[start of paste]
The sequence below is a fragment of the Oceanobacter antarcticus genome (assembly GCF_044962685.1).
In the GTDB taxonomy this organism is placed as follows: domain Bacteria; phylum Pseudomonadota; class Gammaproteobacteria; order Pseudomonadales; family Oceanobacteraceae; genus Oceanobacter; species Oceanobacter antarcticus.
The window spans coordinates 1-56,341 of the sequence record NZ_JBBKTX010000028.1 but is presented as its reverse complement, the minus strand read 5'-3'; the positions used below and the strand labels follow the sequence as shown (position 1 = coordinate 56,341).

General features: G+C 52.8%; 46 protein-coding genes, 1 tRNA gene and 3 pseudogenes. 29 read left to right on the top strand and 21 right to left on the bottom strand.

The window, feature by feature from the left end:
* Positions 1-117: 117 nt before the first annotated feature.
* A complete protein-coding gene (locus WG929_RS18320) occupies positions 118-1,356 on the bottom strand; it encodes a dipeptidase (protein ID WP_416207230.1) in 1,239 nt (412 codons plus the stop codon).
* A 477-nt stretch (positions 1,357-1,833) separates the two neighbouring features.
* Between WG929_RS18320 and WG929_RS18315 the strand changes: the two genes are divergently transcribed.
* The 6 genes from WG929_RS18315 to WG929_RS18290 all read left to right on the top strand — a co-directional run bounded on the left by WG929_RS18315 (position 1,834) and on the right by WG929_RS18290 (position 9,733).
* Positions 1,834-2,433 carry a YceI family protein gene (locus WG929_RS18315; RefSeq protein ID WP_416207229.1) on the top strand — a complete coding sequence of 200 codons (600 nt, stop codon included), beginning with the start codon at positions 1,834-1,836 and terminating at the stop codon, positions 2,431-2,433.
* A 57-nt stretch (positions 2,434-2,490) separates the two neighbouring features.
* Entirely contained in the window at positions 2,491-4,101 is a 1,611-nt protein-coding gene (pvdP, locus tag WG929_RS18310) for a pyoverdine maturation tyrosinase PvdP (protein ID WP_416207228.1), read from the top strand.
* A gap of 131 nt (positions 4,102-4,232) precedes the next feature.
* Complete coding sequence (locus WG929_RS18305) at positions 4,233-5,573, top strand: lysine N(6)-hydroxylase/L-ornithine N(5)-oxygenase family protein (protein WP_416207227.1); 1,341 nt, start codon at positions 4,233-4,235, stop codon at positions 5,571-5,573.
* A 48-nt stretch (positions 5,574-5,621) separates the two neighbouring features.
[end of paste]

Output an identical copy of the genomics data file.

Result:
The sequence below is a fragment of the Oceanobacter antarcticus genome (assembly GCF_044962685.1).
In the GTDB taxonomy this organism is placed as follows: domain Bacteria; phylum Pseudomonadota; class Gammaproteobacteria; order Pseudomonadales; family Oceanobacteraceae; genus Oceanobacter; species Oceanobacter antarcticus.
The window spans coordinates 1-56,341 of the sequence record NZ_JBBKTX010000028.1 but is presented as its reverse complement, the minus strand read 5'-3'; the positions used below and the strand labels follow the sequence as shown (position 1 = coordinate 56,341).

General features: G+C 52.8%; 46 protein-coding genes, 1 tRNA gene and 3 pseudogenes. 29 read left to right on the top strand and 21 right to left on the bottom strand.

The window, feature by feature from the left end:
* Positions 1-117: 117 nt before the first annotated feature.
* A complete protein-coding gene (locus WG929_RS18320) occupies positions 118-1,356 on the bottom strand; it encodes a dipeptidase (protein ID WP_416207230.1) in 1,239 nt (412 codons plus the stop codon).
* A 477-nt stretch (positions 1,357-1,833) separates the two neighbouring features.
* Between WG929_RS18320 and WG929_RS18315 the strand changes: the two genes are divergently transcribed.
* The 6 genes from WG929_RS18315 to WG929_RS18290 all read left to right on the top strand — a co-directional run bounded on the left by WG929_RS18315 (position 1,834) and on the right by WG929_RS18290 (position 9,733).
* Positions 1,834-2,433 carry a YceI family protein gene (locus WG929_RS18315; RefSeq protein ID WP_416207229.1) on the top strand — a complete coding sequence of 200 codons (600 nt, stop codon included), beginning with the start codon at positions 1,834-1,836 and terminating at the stop codon, positions 2,431-2,433.
* A 57-nt stretch (positions 2,434-2,490) separates the two neighbouring features.
* Entirely contained in the window at positions 2,491-4,101 is a 1,611-nt protein-coding gene (pvdP, locus tag WG929_RS18310) for a pyoverdine maturation tyrosinase PvdP (protein ID WP_416207228.1), read from the top strand.
* A gap of 131 nt (positions 4,102-4,232) precedes the next feature.
* Complete coding sequence (locus WG929_RS18305) at positions 4,233-5,573, top strand: lysine N(6)-hydroxylase/L-ornithine N(5)-oxygenase family protein (protein WP_416207227.1); 1,341 nt, start codon at positions 4,233-4,235, stop codon at positions 5,571-5,573.
* A 48-nt stretch (positions 5,574-5,621) separates the two neighbouring features.